United Kingdom

Met Police apologise to black mother after officers made 'racist assumptions' when she was attacked

A black woman who was punched to the ground and stamped on by a gang of seven white men has claimed police made 'racist assumptions' about her and fellow victims - sparking a renewed investigation into the vile attack.

Niyad Farah, 38, who is of Somali heritage and was born in Wales but moved to London 13 years ago, was with two friends when the men launched their assault outside a 24-hour convenience store in north west London on December 22 last year.

The gang shouted racist abuse before physically attacking them, and the police categorised it as racially motivated grievous bodily harm with intent – just one down from murder. 

Ms Farah, who works for a charity that helps ex-prisoners, was kicked unconscious in the attack and taken to St Mary's Hospital in Paddington, where she was treated for head injuries and extensive bruising. 

Niyad Farah, 38, who is of Somali heritage and was born in Wales but moved to London 13 years ago, was with two friends when a group of seven white men launched their racist assault outside a 24-hour convenience store in north west London on December 22 last year

Ms Farah, who works for a charity that helps ex-prisoners, was kicked unconscious in the attack and taken to St Mary's Hospital in Paddington, where she was treated for head injuries and extensive bruising (pictured)

She claims that while she was being questioned in hospital, a constable asked her if she was 'buying anything off' her attackers and appeared to think this was a drugs deal gone wrong.

Ms Farah approached BBC Newsnight in January alleging the Met's investigation had been seriously flawed and accused the police of making racist assumptions about her and her friends.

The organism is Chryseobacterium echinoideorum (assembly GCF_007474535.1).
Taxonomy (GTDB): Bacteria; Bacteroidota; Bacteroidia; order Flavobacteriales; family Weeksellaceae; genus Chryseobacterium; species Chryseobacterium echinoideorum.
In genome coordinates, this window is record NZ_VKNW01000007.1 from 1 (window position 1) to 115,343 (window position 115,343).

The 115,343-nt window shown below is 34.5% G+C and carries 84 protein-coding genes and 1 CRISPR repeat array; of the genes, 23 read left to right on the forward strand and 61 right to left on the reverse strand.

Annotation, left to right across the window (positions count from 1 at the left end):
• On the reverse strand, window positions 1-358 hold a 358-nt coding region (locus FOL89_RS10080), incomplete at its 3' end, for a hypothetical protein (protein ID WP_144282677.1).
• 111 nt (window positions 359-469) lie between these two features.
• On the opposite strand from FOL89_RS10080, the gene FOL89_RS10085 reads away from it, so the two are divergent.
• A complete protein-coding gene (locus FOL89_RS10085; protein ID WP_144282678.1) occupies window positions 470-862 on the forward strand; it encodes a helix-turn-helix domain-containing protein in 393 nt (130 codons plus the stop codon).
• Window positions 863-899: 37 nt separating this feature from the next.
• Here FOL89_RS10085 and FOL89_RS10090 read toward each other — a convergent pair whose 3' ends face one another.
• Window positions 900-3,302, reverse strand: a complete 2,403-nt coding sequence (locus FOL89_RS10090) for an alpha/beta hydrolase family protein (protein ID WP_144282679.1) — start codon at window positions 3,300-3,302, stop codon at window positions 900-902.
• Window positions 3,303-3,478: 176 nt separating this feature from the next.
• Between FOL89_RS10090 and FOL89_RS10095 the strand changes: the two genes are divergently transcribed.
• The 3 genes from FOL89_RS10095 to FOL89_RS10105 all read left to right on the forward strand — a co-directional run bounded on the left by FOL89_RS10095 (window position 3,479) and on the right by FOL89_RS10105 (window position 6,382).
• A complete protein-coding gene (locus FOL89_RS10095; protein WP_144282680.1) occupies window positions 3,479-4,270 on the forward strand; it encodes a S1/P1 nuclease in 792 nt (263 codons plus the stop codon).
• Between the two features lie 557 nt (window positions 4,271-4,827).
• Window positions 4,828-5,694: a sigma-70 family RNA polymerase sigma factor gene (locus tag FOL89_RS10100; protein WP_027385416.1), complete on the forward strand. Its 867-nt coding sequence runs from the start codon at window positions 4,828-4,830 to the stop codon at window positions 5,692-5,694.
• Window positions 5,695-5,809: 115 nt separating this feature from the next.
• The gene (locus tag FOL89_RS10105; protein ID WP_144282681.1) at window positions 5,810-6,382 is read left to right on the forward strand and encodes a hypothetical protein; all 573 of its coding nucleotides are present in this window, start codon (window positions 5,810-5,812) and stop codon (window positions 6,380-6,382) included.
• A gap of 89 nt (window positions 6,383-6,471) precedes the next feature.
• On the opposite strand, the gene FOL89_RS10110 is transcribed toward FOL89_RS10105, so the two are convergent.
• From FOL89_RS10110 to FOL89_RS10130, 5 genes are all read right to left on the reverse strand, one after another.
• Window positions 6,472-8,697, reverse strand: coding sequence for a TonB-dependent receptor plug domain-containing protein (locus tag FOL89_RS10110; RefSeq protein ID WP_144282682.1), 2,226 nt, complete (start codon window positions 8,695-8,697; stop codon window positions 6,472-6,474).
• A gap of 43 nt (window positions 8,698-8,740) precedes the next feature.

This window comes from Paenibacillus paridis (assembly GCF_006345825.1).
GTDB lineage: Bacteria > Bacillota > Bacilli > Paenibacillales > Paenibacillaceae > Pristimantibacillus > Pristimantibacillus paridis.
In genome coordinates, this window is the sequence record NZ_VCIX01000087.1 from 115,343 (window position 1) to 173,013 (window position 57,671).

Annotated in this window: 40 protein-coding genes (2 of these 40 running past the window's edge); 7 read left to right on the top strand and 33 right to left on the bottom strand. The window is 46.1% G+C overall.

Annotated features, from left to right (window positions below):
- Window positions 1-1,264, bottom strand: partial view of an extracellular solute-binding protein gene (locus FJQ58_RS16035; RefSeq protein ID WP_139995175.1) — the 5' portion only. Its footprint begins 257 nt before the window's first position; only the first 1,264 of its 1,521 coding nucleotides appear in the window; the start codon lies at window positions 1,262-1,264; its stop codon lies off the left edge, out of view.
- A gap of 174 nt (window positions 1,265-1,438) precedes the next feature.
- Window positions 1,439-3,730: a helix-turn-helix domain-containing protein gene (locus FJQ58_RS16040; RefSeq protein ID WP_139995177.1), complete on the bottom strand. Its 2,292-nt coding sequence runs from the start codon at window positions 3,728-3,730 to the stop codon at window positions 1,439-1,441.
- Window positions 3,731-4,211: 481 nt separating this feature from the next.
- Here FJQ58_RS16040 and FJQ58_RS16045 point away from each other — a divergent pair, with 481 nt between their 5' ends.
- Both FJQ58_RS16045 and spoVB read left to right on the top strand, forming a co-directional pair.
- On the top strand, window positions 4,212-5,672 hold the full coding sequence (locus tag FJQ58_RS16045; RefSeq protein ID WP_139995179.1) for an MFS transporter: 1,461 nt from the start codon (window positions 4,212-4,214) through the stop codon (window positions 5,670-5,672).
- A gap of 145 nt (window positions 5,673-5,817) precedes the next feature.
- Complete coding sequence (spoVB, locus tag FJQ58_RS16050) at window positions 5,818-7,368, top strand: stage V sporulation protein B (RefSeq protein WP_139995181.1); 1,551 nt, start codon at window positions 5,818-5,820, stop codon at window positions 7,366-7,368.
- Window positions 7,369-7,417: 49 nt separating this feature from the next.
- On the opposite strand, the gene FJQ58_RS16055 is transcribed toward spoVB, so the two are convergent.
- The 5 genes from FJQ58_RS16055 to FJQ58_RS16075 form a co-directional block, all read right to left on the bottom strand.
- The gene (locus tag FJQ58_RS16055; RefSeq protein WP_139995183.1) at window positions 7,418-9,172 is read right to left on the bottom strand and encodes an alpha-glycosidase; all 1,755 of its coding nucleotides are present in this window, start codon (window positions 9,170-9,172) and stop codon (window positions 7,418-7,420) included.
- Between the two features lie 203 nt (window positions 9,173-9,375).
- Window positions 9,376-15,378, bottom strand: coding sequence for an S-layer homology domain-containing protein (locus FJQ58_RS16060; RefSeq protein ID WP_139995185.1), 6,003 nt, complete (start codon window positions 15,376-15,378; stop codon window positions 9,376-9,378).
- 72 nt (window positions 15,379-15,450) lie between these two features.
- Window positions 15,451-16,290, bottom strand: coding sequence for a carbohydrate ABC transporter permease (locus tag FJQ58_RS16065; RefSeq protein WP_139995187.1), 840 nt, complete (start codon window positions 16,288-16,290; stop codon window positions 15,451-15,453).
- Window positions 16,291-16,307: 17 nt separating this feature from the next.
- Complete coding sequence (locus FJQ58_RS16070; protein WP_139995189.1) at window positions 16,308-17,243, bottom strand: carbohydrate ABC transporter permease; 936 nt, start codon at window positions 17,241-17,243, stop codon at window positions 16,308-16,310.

The Metropolitan Police has now reopened the investigation and apologised to the victims, following a probe by the programme.

Ms Farah told Newsnight she was punched to the ground and dragged into a doorway next to the shop.

Ms Farah claims that while she was being questioned in hospital, a constable asked her if she was 'buying anything off' her attackers and appeared to think this was a drugs deal gone wrong

'I was like being stamped on… I was just curled up on the floor,' she recalled.

'I was thinking, "My son's not going to have a mum." And... I'm going to be dead.' 

In a report airing tonight (Wednesday 21 October), BBC Newsnight found that officers failed to recover CCTV, find witnesses, or even to take statements from the victims. 

The Met denies racist assumptions were made about the victims, but has apologised for failing the women and said its investigation is being reviewed 'to ensure that we identify any organisational learning'. 

Newsnight asked a senior former police officer to review the case. Robert Quick has 32 years of experience investigating violent crime. 

Ms Farah approached BBC Newsnight in January alleging the Met's investigation had been seriously flawed and accused the police of making racist assumptions about her and her friends. Pictured after the attack